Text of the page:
“This research demonstrates that if Australian adults use grain fibre to increase their intake of dietary fibre to target intake levels for chronic disease risk reduction (28g for women, 38g for men):
• The potential healthcare expenditure savings would be approximately $1 billion for CVD and over $285 million for T2D in 2015 16. The savings for CVD would represent approximately 0.6% of total Australian health expenditure and savings for T2D would be around 0.2% of health expenditure.
• The potential productivity cost savings were estimated to be approximately $600 million for CVD and $1.4 billion for T2D. The savings for CVD represent approximately 0.04% of gross domestic product (GDP) and for T2D, approximately 0.08% of GDP.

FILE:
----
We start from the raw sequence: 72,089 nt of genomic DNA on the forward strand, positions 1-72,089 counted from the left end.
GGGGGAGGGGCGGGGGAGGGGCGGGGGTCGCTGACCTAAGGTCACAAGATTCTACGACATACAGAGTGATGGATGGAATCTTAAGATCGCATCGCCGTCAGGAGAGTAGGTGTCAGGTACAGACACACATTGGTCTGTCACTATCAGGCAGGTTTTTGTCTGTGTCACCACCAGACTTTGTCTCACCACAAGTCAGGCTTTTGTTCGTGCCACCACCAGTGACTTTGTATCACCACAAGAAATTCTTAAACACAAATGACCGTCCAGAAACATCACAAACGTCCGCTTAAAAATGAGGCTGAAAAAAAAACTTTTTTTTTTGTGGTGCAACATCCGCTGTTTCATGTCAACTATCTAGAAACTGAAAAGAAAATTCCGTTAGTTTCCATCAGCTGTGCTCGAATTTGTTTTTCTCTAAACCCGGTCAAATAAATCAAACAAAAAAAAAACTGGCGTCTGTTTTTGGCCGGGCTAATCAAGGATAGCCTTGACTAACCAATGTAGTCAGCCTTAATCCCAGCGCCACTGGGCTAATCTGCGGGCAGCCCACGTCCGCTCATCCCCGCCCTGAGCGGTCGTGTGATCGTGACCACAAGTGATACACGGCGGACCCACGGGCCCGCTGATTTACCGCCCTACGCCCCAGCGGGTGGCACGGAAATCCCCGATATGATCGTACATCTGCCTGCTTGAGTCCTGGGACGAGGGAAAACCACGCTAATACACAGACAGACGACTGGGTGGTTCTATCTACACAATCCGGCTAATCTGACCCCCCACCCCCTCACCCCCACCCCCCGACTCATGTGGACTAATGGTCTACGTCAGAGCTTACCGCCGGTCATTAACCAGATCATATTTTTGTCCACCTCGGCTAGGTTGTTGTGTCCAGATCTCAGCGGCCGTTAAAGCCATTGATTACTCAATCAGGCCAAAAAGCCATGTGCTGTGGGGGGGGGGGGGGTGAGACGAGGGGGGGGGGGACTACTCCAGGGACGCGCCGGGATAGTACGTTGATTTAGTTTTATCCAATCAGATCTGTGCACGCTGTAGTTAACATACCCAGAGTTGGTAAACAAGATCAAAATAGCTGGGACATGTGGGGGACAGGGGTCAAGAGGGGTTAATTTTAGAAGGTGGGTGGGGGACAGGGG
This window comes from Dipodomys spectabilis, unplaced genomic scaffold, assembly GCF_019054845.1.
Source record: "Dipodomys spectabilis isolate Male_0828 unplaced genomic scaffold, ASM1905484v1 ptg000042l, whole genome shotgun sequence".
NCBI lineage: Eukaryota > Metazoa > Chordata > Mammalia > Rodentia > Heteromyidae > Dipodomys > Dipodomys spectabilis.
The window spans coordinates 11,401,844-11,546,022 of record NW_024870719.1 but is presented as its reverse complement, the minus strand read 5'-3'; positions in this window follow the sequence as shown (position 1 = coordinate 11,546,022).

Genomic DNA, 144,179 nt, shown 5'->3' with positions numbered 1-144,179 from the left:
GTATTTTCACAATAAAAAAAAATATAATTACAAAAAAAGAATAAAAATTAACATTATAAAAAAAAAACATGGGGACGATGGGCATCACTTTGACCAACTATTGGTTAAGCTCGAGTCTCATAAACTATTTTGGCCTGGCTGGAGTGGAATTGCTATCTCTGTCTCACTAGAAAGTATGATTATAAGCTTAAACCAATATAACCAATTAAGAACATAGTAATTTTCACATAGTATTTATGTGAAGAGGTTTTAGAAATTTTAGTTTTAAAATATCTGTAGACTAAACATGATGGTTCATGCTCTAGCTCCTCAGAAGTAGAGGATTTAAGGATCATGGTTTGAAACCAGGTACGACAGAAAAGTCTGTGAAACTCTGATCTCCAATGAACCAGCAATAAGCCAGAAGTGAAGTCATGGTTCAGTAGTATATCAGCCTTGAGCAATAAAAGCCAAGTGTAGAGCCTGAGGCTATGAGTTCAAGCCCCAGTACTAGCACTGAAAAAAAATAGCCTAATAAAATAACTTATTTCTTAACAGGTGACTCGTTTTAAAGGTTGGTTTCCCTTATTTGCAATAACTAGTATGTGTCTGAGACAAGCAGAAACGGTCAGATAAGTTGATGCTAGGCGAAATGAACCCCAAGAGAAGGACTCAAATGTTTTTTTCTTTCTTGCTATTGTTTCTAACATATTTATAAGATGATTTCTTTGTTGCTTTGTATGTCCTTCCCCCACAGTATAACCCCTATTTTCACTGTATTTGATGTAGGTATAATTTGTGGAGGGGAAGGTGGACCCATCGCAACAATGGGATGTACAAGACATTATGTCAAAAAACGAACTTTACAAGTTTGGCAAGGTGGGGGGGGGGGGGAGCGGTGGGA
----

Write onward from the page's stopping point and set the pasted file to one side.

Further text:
The total combined economic savings could potentially reach $3.3 billion.”
“The mean±SD fibre intake in the subcohort was 22.9± 6.2 g/day (ranging from 19.9 g/day in Sweden to 25.2 g/day in Denmark; data not shown).”
So it’s hard to rule out that whole grains just tend to replace a cause of type 2 diabetes in some societies.
 Hodge AM, English DR, O’Dea K, Giles GG. Glycemic index and dietary fiber and the risk of type 2 diabetes. Diabetes Care. 2004;27:2701 2706. doi: 10.2337/diacare.27.11.2701
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